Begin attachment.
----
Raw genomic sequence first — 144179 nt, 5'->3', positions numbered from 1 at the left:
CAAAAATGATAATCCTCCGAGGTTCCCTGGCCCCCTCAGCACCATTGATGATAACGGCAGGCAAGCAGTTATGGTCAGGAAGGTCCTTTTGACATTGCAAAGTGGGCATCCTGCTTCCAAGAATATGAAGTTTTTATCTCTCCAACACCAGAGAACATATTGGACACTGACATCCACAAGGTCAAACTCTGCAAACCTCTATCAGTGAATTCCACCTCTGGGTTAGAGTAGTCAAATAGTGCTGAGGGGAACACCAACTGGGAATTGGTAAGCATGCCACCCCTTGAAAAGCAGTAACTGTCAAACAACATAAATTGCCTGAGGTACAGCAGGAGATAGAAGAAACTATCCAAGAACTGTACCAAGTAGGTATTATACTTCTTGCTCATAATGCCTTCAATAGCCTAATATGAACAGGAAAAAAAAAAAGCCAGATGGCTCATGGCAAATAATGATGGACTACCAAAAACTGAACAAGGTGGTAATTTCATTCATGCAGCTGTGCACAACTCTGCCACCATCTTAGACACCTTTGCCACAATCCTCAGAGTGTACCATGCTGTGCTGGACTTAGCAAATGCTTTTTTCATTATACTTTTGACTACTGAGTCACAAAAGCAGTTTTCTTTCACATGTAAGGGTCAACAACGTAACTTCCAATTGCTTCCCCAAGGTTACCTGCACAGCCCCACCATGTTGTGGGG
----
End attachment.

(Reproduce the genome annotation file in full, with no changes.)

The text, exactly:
Raw genomic sequence first — 144179 nt, 5'->3', positions numbered from 1 at the left:
CAAAAATGATAATCCTCCGAGGTTCCCTGGCCCCCTCAGCACCATTGATGATAACGGCAGGCAAGCAGTTATGGTCAGGAAGGTCCTTTTGACATTGCAAAGTGGGCATCCTGCTTCCAAGAATATGAAGTTTTTATCTCTCCAACACCAGAGAACATATTGGACACTGACATCCACAAGGTCAAACTCTGCAAACCTCTATCAGTGAATTCCACCTCTGGGTTAGAGTAGTCAAATAGTGCTGAGGGGAACACCAACTGGGAATTGGTAAGCATGCCACCCCTTGAAAAGCAGTAACTGTCAAACAACATAAATTGCCTGAGGTACAGCAGGAGATAGAAGAAACTATCCAAGAACTGTACCAAGTAGGTATTATACTTCTTGCTCATAATGCCTTCAATAGCCTAATATGAACAGGAAAAAAAAAAAGCCAGATGGCTCATGGCAAATAATGATGGACTACCAAAAACTGAACAAGGTGGTAATTTCATTCATGCAGCTGTGCACAACTCTGCCACCATCTTAGACACCTTTGCCACAATCCTCAGAGTGTACCATGCTGTGCTGGACTTAGCAAATGCTTTTTTCATTATACTTTTGACTACTGAGTCACAAAAGCAGTTTTCTTTCACATGTAAGGGTCAACAACGTAACTTCCAATTGCTTCCCCAAGGTTACCTGCACAGCCCCACCATGTTGTGGGG